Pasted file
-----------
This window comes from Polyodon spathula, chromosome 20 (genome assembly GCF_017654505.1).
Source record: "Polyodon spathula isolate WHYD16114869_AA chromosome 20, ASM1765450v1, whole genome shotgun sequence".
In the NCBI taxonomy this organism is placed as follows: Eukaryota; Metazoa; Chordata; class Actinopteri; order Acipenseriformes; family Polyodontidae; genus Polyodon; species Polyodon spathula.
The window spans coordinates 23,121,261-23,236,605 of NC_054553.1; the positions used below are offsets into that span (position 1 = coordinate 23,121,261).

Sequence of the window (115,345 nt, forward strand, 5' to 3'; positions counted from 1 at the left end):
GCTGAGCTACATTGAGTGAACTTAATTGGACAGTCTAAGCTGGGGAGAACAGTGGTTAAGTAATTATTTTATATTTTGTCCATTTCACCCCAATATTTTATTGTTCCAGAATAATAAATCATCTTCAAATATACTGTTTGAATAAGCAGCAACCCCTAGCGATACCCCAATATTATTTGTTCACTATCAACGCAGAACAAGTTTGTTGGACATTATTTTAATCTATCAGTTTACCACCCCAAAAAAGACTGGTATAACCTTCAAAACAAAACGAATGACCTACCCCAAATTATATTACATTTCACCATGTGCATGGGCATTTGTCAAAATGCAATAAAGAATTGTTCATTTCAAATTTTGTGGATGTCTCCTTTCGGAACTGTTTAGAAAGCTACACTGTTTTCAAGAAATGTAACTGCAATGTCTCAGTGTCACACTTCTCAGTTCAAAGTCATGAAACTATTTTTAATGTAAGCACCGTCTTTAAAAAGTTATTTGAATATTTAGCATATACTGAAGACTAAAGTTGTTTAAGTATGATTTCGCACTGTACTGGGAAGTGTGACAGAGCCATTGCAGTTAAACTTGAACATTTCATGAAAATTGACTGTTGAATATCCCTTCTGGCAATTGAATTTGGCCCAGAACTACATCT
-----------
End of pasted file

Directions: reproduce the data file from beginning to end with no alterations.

This window comes from Polyodon spathula, chromosome 20 (genome assembly GCF_017654505.1).
Source record: "Polyodon spathula isolate WHYD16114869_AA chromosome 20, ASM1765450v1, whole genome shotgun sequence".
In the NCBI taxonomy this organism is placed as follows: Eukaryota; Metazoa; Chordata; class Actinopteri; order Acipenseriformes; family Polyodontidae; genus Polyodon; species Polyodon spathula.
The window spans coordinates 23,121,261-23,236,605 of NC_054553.1; the positions used below are offsets into that span (position 1 = coordinate 23,121,261).

Sequence of the window (115,345 nt, forward strand, 5' to 3'; positions counted from 1 at the left end):
GCTGAGCTACATTGAGTGAACTTAATTGGACAGTCTAAGCTGGGGAGAACAGTGGTTAAGTAATTATTTTATATTTTGTCCATTTCACCCCAATATTTTATTGTTCCAGAATAATAAATCATCTTCAAATATACTGTTTGAATAAGCAGCAACCCCTAGCGATACCCCAATATTATTTGTTCACTATCAACGCAGAACAAGTTTGTTGGACATTATTTTAATCTATCAGTTTACCACCCCAAAAAAGACTGGTATAACCTTCAAAACAAAACGAATGACCTACCCCAAATTATATTACATTTCACCATGTGCATGGGCATTTGTCAAAATGCAATAAAGAATTGTTCATTTCAAATTTTGTGGATGTCTCCTTTCGGAACTGTTTAGAAAGCTACACTGTTTTCAAGAAATGTAACTGCAATGTCTCAGTGTCACACTTCTCAGTTCAAAGTCATGAAACTATTTTTAATGTAAGCACCGTCTTTAAAAAGTTATTTGAATATTTAGCATATACTGAAGACTAAAGTTGTTTAAGTATGATTTCGCACTGTACTGGGAAGTGTGACAGAGCCATTGCAGTTAAACTTGAACATTTCATGAAAATTGACTGTTGAATATCCCTTCTGGCAATTGAATTTGGCCCAGAACTACATCT